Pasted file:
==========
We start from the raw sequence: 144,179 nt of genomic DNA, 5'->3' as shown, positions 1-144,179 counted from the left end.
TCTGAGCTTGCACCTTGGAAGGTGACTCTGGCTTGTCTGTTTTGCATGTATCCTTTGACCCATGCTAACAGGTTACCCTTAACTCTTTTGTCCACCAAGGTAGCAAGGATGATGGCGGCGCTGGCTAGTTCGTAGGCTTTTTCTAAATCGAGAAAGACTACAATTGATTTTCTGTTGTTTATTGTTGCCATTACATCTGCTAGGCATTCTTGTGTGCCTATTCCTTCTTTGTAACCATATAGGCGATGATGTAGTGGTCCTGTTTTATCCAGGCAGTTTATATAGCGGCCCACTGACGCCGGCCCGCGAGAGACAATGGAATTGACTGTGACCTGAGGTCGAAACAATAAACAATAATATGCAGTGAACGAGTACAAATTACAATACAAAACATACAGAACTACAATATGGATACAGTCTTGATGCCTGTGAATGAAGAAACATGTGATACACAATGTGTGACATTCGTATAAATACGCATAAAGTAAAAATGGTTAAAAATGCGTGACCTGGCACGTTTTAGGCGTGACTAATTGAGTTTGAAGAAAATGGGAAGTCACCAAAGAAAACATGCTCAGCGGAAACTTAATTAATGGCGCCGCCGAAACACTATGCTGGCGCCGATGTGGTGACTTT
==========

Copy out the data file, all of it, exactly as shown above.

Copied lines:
We start from the raw sequence: 144,179 nt of genomic DNA, 5'->3' as shown, positions 1-144,179 counted from the left end.
TCTGAGCTTGCACCTTGGAAGGTGACTCTGGCTTGTCTGTTTTGCATGTATCCTTTGACCCATGCTAACAGGTTACCCTTAACTCTTTTGTCCACCAAGGTAGCAAGGATGATGGCGGCGCTGGCTAGTTCGTAGGCTTTTTCTAAATCGAGAAAGACTACAATTGATTTTCTGTTGTTTATTGTTGCCATTACATCTGCTAGGCATTCTTGTGTGCCTATTCCTTCTTTGTAACCATATAGGCGATGATGTAGTGGTCCTGTTTTATCCAGGCAGTTTATATAGCGGCCCACTGACGCCGGCCCGCGAGAGACAATGGAATTGACTGTGACCTGAGGTCGAAACAATAAACAATAATATGCAGTGAACGAGTACAAATTACAATACAAAACATACAGAACTACAATATGGATACAGTCTTGATGCCTGTGAATGAAGAAACATGTGATACACAATGTGTGACATTCGTATAAATACGCATAAAGTAAAAATGGTTAAAAATGCGTGACCTGGCACGTTTTAGGCGTGACTAATTGAGTTTGAAGAAAATGGGAAGTCACCAAAGAAAACATGCTCAGCGGAAACTTAATTAATGGCGCCGCCGAAACACTATGCTGGCGCCGATGTGGTGACTTT